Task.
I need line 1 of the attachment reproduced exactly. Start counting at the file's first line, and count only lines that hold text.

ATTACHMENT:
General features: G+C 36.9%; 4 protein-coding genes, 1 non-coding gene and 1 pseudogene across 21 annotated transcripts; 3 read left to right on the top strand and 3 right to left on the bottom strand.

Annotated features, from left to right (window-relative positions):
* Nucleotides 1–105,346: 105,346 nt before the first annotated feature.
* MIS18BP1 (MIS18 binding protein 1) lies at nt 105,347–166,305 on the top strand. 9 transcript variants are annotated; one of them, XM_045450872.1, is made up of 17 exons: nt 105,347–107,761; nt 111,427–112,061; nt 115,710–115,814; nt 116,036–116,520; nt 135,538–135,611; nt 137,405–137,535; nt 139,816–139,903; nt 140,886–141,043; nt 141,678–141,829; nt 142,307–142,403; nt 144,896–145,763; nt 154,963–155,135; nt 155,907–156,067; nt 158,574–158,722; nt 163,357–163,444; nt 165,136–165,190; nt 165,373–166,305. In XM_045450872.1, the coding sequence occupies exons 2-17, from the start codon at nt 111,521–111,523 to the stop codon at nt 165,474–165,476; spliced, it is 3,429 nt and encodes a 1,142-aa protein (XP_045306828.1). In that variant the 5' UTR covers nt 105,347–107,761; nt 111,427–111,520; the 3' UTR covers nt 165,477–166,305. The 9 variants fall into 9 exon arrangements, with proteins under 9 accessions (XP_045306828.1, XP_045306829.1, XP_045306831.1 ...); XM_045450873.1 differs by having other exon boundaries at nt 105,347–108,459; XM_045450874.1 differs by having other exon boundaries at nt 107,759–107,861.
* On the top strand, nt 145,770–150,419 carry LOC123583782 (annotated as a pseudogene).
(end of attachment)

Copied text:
General features: G+C 36.9%; 4 protein-coding genes, 1 non-coding gene and 1 pseudogene across 21 annotated transcripts; 3 read left to right on the top strand and 3 right to left on the bottom strand.